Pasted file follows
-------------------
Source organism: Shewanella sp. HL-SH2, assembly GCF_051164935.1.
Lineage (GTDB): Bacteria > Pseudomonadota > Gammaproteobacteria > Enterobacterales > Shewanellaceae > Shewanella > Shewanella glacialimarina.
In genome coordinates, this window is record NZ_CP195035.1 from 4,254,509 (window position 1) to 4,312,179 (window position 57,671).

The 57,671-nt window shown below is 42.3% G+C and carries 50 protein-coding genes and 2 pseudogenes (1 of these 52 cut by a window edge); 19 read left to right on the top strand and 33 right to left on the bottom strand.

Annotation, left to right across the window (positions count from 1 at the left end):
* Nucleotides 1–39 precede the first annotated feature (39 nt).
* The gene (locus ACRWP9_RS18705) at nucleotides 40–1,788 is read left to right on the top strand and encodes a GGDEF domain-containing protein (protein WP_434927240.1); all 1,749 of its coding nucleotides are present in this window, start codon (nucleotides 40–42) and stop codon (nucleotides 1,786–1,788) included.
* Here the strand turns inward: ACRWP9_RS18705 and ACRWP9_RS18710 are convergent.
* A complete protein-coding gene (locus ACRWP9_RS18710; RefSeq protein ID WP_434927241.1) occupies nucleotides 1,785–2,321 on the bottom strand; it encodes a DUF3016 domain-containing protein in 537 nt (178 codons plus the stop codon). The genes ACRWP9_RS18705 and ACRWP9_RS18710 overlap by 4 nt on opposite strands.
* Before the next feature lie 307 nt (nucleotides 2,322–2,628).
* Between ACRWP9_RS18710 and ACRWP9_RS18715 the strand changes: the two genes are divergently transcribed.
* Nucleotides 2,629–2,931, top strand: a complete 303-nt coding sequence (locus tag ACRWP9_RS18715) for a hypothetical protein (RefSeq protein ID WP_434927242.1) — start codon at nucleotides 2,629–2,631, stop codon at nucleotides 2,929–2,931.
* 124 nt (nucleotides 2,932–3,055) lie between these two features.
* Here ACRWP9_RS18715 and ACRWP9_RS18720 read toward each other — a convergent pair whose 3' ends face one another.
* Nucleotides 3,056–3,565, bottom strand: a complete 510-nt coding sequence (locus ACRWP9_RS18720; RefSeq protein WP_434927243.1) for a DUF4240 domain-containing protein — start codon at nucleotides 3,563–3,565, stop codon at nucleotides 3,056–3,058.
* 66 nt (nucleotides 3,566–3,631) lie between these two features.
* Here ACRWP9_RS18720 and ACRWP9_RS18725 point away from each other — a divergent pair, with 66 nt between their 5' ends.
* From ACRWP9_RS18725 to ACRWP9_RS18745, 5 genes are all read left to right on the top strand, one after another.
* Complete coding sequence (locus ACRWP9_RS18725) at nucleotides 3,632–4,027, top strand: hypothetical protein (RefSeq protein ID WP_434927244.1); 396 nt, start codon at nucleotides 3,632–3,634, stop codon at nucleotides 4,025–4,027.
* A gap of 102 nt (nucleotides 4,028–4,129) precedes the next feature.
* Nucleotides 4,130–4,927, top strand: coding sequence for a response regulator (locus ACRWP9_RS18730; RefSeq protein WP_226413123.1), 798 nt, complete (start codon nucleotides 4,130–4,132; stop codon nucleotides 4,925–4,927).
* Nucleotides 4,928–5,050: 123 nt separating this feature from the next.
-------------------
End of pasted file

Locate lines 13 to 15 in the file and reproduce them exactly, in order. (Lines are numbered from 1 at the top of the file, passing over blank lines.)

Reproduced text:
* 124 nt (nucleotides 2,932–3,055) lie between these two features.
* Here ACRWP9_RS18715 and ACRWP9_RS18720 read toward each other — a convergent pair whose 3' ends face one another.
* Nucleotides 3,056–3,565, bottom strand: a complete 510-nt coding sequence (locus ACRWP9_RS18720; RefSeq protein WP_434927243.1) for a DUF4240 domain-containing protein — start codon at nucleotides 3,563–3,565, stop codon at nucleotides 3,056–3,058.